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Undervalued by 30%, This High-Quality Stock Is a Buy

This cheap wide-moat stock stands to benefit from long-term trends in healthcare.


Zimmer Biomet ZBH is a leader in orthopedic reconstructive implants. A recently announced CEO change doesn’t alter our opinion of the wide-moat company: We expect that aging baby boomers and rising obesity rates will fuel demand for joint replacement, which will benefit Zimmer. This cheap stock is one of our analysts’ top 33 undervalued stocks for the third quarter; it’s also one of Morningstar chief U.S. market strategist Dave Sekera’s five wide-moat stocks to buy after earnings.

With the addition of Biomet, Zimmer is the undisputed king of large joint reconstruction. We expect favorable demographics, including aging baby boomers and rising obesity, to fuel solid demand for large joint replacement that should offset price declines. Zimmer’s strategy is two-pronged. First, it is focused on cultivating close relationships with orthopedic surgeons who make the brand choice. High switching costs and high-touch service keep the surgeons closely tied to their primary vendor, and the surgeons bring in enough profitable procedures to keep hospital administrators at bay. These close relationships and vendor loyalty also explain why market share shifts in orthopedic implants are glacial. Second, Zimmer aims to accelerate growth through innovative products and improved execution. The latter is critical, in our view, to realizing the company’s potential.

Key Morningstar Metrics for Zimmer Biomet

Economic Moat Rating

Zimmer’s wide economic moat stems from two major sources. First, there are substantial switching costs for orthopedic surgeons. The extensive instrumentation used to prepare bones and install implants are specific to each company. The learning curve to become proficient in using one company’s instrumentation is significant. Additionally, relative to other specialists, an orthopedic surgeon’s skill and experience play an outsize role in the clinical outcome for the patient. These issues all leave surgeons reluctant to train and master multiple instrumentation systems. Second, there are intangible assets, including intellectual property that protects the product portfolio, and the relationship between sales representative and surgeon. The sales rep is present for every orthopedic procedure, teaches the surgeon how to use each tool in the kit, and prepares instrumentation in the right sizes and sequence for the procedure according to individual surgeon preference.

Read more about Zimmer Biomet’s moat rating.

Fair Value Estimate for Zimmer Biomet Stock

Our $175 fair value estimate reflects our expectation of more-normal procedure volume thanks to widespread vaccinations and some level of COVID-19 immunity acquired by extensive infection by previous variants. For 2023, we also assume additional pressure from China’s volume-based procurement program and an uptick in the cost of materials and transportation, which should be mitigated by the launch of the higher-margin redesigned Persona cementless knee. Over the longer term, we anticipate that the backlog of procedures that were delayed by the pandemic, more widespread adoption of Persona IQ, ongoing placement of Rosa robots, and associated product pull-through will be the main growth drivers. This translates into average annual top-line growth of 3% through 2026, which incorporates the roughly 250 basis points of price headwinds that have characterized large joints of late. The shedding of the dental and spine businesses in 2022 should boost gross margin, which we project will reach 72% by 2026. We assume operating margin will climb to 28% by the end of our explicit forecast period.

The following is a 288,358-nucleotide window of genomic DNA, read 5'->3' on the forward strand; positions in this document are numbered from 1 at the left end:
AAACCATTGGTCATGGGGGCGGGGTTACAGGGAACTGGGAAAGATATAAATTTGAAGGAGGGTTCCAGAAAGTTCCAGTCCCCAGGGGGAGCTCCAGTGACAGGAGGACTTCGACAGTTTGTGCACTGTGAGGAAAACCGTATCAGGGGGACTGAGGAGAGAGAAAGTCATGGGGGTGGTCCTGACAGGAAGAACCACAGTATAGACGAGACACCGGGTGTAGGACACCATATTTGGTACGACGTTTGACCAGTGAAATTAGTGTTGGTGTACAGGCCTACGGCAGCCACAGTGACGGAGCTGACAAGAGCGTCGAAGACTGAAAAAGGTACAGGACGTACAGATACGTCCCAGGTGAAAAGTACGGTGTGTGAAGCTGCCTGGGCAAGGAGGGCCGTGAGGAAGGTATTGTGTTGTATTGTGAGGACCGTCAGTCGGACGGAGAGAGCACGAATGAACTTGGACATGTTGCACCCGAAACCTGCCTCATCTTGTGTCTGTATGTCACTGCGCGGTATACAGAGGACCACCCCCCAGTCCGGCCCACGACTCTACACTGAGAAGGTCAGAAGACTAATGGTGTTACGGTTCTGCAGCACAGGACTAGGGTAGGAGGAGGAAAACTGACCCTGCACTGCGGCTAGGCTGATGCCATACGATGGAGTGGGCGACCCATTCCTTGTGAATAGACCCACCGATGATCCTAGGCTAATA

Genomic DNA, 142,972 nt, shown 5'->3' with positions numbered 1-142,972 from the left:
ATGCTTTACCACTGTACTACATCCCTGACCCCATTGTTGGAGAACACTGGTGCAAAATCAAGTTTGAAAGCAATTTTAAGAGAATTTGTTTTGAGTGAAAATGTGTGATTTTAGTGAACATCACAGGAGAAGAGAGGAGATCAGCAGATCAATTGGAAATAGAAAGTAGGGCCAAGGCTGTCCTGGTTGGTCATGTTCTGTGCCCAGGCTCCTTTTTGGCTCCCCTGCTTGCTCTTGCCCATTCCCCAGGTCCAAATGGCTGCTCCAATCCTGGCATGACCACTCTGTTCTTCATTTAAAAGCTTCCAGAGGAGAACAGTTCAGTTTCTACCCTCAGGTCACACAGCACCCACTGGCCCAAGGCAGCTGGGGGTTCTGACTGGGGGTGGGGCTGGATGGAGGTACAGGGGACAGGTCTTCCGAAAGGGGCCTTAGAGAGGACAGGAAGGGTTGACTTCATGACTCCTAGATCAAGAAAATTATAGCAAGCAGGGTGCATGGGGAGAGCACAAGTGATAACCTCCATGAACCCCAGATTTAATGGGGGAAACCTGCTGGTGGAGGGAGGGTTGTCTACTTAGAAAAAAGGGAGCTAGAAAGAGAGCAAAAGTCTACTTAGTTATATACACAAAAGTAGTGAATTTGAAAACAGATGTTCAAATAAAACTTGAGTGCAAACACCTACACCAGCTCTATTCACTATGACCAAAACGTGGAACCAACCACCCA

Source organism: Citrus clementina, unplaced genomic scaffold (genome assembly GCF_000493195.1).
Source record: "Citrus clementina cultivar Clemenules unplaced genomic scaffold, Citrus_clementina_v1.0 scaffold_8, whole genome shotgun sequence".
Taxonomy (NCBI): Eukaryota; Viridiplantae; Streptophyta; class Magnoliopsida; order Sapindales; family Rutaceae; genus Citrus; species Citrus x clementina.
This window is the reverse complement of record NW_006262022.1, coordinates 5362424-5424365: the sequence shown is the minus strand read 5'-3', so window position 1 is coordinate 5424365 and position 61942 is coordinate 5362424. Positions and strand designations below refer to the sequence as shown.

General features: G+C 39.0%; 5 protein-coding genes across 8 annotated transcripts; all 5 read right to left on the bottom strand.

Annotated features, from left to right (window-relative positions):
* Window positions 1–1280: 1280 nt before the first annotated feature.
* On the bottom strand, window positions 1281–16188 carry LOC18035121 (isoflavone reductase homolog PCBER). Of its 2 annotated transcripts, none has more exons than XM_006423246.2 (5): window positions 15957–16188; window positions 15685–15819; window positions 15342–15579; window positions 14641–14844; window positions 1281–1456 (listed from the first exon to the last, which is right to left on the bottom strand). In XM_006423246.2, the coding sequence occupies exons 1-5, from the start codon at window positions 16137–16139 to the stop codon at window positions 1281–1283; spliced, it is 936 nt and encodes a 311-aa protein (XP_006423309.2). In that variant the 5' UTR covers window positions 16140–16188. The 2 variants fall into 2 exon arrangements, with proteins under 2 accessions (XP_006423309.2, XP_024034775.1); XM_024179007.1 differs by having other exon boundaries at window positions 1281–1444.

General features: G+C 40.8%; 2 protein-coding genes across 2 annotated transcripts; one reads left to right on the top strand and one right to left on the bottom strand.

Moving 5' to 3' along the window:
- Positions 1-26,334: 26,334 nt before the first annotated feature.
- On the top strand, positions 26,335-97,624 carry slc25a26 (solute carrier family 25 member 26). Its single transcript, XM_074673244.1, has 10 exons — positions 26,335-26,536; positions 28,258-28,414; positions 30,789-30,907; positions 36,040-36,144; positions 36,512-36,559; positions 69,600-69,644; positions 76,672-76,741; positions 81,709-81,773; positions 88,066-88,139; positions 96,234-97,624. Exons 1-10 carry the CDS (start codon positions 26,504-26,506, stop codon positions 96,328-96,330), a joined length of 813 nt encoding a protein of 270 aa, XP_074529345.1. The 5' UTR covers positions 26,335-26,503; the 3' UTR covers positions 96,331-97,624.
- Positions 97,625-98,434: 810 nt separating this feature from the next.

Read more about Zimmer Biomet’s fair value estimate.

Risk and Uncertainty

The most immediate near-term risk is constrained hospital capacity. We think surgeon reception of the Rosa robot is another near-term risk. The greatest longer-term strategic risk is if Zimmer does not come to grips with the changing orthopedic environment. Although the change is unfolding slowly, the writing is on the wall: Bundled payments, surgeons joining hospitals as employees, and further transparency in pricing are coming. Without a new model for its orthopedic products, Zimmer could be left in the dust. In the meantime, the company is vulnerable to product recalls and related legal fees and inventory write-offs. With the regulatory and payer push for device registries, orthopedic companies may be subject to more frequent discoveries of product failures and subsequent recalls.

Read more about Zimmer Biomet’s risk and uncertainty.

Zimmer Biomet Bulls Say

  • Orthopedic surgeons often resist efforts by hospitals or health systems to limit their autonomy and brand choice. This is a major factor in the consistent failure of most programs put forth by providers.
  • Zimmer has amassed an impressive portfolio of patents; it owns or controls approximately 4,500 issued patents and applications worldwide.

Zimmer Biomet Bears Say

  • The scarcity of high-quality comparative effectiveness research data makes it more difficult for orthopedic companies to secure premium pricing at the same time payers and hospitals are raising the bar for cost-effectiveness.
  • While Zimmer’s Persona knee system offers opportunities for further customization, it also complicates inventory management. The company’s Rosa robot remains in a catch-up position and is unlikely to match Stryker’s installed base in the midterm.

The author or authors do not own shares in any securities mentioned in this article. Find out about Morningstar’s editorial policies.

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